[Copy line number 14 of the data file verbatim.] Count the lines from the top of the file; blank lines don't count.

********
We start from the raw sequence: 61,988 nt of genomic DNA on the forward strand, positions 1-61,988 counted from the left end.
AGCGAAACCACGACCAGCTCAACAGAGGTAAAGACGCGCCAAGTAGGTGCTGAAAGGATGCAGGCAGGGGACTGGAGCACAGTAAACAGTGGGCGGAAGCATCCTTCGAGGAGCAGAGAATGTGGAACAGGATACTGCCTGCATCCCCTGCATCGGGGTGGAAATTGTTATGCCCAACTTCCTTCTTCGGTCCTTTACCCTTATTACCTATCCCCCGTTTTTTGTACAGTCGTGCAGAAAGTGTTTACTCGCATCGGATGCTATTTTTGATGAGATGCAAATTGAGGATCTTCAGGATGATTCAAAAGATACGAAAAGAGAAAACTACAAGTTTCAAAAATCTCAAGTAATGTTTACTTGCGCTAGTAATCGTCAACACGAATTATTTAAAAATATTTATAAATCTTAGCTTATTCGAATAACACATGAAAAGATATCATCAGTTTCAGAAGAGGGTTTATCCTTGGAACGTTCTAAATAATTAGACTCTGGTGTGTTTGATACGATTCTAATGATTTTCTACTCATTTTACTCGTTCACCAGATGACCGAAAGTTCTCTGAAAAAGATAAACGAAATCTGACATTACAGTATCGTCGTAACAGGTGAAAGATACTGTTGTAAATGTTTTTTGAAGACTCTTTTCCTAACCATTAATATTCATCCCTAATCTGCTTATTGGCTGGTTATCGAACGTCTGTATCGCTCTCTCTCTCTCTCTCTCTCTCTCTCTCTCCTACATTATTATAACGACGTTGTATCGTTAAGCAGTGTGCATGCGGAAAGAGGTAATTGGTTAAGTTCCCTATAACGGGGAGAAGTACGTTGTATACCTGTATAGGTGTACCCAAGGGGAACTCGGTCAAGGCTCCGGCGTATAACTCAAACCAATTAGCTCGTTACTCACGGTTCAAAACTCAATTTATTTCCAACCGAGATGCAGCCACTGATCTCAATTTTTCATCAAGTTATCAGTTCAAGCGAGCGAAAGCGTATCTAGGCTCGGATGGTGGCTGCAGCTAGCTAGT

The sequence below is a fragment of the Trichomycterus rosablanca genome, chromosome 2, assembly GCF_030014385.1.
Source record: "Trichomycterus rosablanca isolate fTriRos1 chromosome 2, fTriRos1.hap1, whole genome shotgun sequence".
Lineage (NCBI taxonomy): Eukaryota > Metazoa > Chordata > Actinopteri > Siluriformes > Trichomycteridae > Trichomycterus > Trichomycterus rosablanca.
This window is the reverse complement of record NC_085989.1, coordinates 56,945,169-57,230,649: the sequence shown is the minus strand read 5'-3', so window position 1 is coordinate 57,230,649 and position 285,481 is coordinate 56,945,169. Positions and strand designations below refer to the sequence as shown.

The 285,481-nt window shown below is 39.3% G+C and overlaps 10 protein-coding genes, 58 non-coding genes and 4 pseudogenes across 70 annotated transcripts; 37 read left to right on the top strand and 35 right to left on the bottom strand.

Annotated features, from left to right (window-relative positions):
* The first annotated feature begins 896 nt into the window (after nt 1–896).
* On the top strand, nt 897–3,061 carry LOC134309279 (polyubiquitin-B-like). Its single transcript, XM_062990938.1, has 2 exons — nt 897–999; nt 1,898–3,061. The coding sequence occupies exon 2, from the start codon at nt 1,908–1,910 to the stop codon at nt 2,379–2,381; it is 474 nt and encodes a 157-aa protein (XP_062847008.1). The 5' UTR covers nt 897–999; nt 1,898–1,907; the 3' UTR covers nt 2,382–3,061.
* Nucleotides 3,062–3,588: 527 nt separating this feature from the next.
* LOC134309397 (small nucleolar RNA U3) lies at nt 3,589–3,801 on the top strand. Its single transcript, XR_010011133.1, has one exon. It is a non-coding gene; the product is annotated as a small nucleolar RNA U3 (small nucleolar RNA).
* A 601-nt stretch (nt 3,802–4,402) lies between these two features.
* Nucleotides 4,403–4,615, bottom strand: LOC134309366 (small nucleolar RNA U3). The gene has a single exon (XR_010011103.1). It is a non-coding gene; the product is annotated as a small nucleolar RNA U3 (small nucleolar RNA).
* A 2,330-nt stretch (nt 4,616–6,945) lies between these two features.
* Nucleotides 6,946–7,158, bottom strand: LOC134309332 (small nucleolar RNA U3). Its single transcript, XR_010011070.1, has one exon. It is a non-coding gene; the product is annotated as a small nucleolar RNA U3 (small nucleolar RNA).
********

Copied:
* Nucleotides 4,403–4,615, bottom strand: LOC134309366 (small nucleolar RNA U3). The gene has a single exon (XR_010011103.1). It is a non-coding gene; the product is annotated as a small nucleolar RNA U3 (small nucleolar RNA).